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[[Africa Groundwater Atlas Home | Africa Groundwater Atlas]] >> [[Hydrogeology by country | Hydrogeology by country]]  >> Hydrogeology of Burundi
 
[[Africa Groundwater Atlas Home | Africa Groundwater Atlas]] >> [[Hydrogeology by country | Hydrogeology by country]]  >> Hydrogeology of Burundi
  
[[File:CC-BY-SA_logo_88x31.png | frame | This work is licensed under a [https://creativecommons.org/licenses/by-sa/3.0/ Creative Commons Attribution-ShareAlike 3.0 Unported License]]]
 
  
 
One of the smallest and most densely populated countries in Africa, Burundi was an independent kingdom for over 200 years until the early 20th century. It was then colonised first by Germany, and after the First World War by Belgium, and governed with present day Rwanda as Ruanda-Urundi until independence in 1962. Initially, independent Burundi was a monarchy, but after a period of civil and military unrest the monarchy was abolished and a one-party republic established in 1966. Burundi has continued to experience multiple periods of unrest, sometimes with violence between the Hutu and Tutsi cultural groups, including two periods in which genocide was identified, first in the 1970s and then in the 1990s. Since the 1990s Burundi has had a multi-party state, but has continued to experience periods of political and military unrest, such as disrupted presidential elections and a coup attempt in 2015. After the International Criminal Court (ICC) began to investigate potential human rights crimes by the country, Burundi left the ICC in 2017.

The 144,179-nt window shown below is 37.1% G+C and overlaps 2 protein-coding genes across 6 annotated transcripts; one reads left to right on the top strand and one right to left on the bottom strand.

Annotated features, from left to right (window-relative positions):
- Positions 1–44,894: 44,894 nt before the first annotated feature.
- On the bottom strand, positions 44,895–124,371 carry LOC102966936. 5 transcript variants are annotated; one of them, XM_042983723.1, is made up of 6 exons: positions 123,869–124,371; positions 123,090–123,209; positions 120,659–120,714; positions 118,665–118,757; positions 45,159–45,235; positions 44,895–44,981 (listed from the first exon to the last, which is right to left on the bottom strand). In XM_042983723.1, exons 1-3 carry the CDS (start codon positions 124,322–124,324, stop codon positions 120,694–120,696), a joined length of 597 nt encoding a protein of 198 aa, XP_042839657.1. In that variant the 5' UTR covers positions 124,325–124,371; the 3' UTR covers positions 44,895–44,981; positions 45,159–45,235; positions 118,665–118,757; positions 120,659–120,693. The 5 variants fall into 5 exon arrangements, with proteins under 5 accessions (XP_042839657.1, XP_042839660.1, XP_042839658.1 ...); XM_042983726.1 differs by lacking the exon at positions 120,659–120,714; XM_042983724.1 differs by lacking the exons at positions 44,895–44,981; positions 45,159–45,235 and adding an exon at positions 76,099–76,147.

One of the smallest and most densely populated countries in Africa, Burundi was an independent kingdom for over 200 years until the early 20th century. It was then colonised first by Germany, and after the First World War by Belgium, and governed with present day Rwanda as Ruanda-Urundi until independence in 1962. Initially, independent Burundi was a monarchy, but after a period of civil and military unrest the monarchy was abolished and a one-party republic established in 1966. Burundi has continued to experience multiple periods of unrest, sometimes with violence between the Hutu and Tutsi cultural groups, including two periods in which genocide was identified, first in the 1970s and then in the 1990s. Since the 1990s Burundi has had a multi-party state, but has continued to experience periods of political and military unrest, such as disrupted presidential elections and a coup attempt in 2015. After the International Criminal Court (ICC) began to investigate potential human rights crimes by the country, Burundi left the ICC in 2017.

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